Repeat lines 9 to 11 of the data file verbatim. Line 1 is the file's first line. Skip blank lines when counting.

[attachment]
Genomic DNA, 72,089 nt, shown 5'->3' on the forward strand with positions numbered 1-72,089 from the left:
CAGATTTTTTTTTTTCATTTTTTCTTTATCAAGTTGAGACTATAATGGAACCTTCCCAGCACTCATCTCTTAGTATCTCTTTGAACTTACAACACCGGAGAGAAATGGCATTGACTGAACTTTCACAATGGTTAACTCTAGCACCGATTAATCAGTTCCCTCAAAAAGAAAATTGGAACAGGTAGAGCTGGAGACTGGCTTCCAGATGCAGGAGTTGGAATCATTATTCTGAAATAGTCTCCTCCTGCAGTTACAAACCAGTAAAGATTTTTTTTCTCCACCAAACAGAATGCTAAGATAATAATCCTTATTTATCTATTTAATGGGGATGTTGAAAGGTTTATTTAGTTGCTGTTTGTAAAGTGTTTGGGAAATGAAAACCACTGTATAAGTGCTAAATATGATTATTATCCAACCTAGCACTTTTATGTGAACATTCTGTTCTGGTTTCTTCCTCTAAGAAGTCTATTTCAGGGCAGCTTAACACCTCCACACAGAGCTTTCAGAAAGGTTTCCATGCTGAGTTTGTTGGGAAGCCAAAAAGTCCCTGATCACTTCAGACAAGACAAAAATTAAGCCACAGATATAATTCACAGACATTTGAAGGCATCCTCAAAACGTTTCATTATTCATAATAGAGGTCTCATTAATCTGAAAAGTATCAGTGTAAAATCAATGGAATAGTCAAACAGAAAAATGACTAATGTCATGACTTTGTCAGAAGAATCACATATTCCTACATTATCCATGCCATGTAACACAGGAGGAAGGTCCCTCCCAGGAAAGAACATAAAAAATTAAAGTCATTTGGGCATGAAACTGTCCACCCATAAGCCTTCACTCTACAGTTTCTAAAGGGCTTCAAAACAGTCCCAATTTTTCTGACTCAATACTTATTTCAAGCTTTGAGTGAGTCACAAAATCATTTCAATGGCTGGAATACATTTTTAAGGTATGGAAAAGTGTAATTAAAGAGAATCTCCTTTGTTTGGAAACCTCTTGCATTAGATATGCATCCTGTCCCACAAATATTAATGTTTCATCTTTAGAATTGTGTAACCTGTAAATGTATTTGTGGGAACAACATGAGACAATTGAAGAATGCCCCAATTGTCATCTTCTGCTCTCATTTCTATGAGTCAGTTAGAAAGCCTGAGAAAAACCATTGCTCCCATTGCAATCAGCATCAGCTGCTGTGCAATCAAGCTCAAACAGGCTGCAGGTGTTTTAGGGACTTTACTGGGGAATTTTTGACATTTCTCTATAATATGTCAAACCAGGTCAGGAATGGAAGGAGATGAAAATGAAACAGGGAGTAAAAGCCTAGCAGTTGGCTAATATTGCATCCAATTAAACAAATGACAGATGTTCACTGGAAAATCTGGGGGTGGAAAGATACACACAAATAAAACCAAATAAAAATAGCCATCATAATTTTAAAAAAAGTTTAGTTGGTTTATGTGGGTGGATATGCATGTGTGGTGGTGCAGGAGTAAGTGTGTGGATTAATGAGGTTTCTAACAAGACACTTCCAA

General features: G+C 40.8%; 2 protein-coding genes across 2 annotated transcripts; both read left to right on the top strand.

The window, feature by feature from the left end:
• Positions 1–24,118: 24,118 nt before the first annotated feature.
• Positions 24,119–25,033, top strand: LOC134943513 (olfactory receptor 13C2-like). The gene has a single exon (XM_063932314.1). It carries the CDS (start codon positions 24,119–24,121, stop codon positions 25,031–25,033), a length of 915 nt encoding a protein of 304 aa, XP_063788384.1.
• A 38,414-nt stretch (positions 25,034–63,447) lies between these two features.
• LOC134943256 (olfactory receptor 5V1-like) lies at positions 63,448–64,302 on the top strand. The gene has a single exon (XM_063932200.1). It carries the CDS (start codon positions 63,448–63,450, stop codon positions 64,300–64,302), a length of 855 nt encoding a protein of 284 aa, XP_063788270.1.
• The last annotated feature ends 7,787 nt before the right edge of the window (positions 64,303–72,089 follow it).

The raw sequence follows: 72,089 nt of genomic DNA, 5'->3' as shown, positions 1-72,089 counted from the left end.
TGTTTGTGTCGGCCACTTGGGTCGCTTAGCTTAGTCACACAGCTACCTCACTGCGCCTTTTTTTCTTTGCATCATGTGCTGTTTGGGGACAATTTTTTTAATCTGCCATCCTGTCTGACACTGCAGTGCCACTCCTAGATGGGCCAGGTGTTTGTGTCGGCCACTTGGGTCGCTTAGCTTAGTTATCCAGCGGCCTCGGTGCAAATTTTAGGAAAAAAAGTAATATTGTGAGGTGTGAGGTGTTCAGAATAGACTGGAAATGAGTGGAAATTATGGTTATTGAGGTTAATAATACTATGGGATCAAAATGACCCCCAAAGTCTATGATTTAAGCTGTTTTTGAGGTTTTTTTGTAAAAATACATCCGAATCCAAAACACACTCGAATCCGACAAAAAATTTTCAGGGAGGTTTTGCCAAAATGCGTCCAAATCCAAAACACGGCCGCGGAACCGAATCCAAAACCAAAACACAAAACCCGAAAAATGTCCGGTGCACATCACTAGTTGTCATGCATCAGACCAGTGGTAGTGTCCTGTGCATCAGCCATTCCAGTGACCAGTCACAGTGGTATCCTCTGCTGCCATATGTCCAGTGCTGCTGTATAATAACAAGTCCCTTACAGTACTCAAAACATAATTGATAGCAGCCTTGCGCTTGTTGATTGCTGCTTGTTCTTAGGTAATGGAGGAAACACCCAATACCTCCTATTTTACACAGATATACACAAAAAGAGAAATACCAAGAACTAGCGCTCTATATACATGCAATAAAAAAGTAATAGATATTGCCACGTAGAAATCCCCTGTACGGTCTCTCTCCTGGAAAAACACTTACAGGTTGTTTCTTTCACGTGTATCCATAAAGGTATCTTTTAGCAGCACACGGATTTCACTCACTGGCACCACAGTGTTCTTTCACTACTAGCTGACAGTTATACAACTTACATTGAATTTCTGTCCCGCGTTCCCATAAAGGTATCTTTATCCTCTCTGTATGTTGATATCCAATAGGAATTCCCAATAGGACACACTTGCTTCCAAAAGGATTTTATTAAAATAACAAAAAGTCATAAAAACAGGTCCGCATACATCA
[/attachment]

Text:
• The last annotated feature ends 7,787 nt before the right edge of the window (positions 64,303–72,089 follow it).

The raw sequence follows: 72,089 nt of genomic DNA, 5'->3' as shown, positions 1-72,089 counted from the left end.
TGTTTGTGTCGGCCACTTGGGTCGCTTAGCTTAGTCACACAGCTACCTCACTGCGCCTTTTTTTCTTTGCATCATGTGCTGTTTGGGGACAATTTTTTTAATCTGCCATCCTGTCTGACACTGCAGTGCCACTCCTAGATGGGCCAGGTGTTTGTGTCGGCCACTTGGGTCGCTTAGCTTAGTTATCCAGCGGCCTCGGTGCAAATTTTAGGAAAAAAAGTAATATTGTGAGGTGTGAGGTGTTCAGAATAGACTGGAAATGAGTGGAAATTATGGTTATTGAGGTTAATAATACTATGGGATCAAAATGACCCCCAAAGTCTATGATTTAAGCTGTTTTTGAGGTTTTTTTGTAAAAATACATCCGAATCCAAAACACACTCGAATCCGACAAAAAATTTTCAGGGAGGTTTTGCCAAAATGCGTCCAAATCCAAAACACGGCCGCGGAACCGAATCCAAAACCAAAACACAAAACCCGAAAAATGTCCGGTGCACATCACTAGTTGTCATGCATCAGACCAGTGGTAGTGTCCTGTGCATCAGCCATTCCAGTGACCAGTCACAGTGGTATCCTCTGCTGCCATATGTCCAGTGCTGCTGTATAATAACAAGTCCCTTACAGTACTCAAAACATAATTGATAGCAGCCTTGCGCTTGTTGATTGCTGCTTGTTCTTAGGTAATGGAGGAAACACCCAATACCTCCTATTTTACACAGATATACACAAAAAGAGAAATACCAAGAACTAGCGCTCTATATACATGCAATAAAAAAGTAATAGATATTGCCACGTAGAAATCCCCTGTACGGTCTCTCTCCTGGAAAAACACTTACAGGTTGTTTCTTTCACGTGTATCCATAAAGGTATCTTTTAGCAGCACACGGATTTCACTCACTGGCACCACAGTGTTCTTTCACTACTAGCTGACAGTTATACAACTTACATTGAATTTCTGTCCCGCGTTCCCATAAAGGTATCTTTATCCTCTCTGTATGTTGATATCCAATAGGAATTCCCAATAGGACACACTTGCTTCCAAAAGGATTTTATTAAAATAACAAAAAGTCATAAAAACAGGTCCGCATACATCA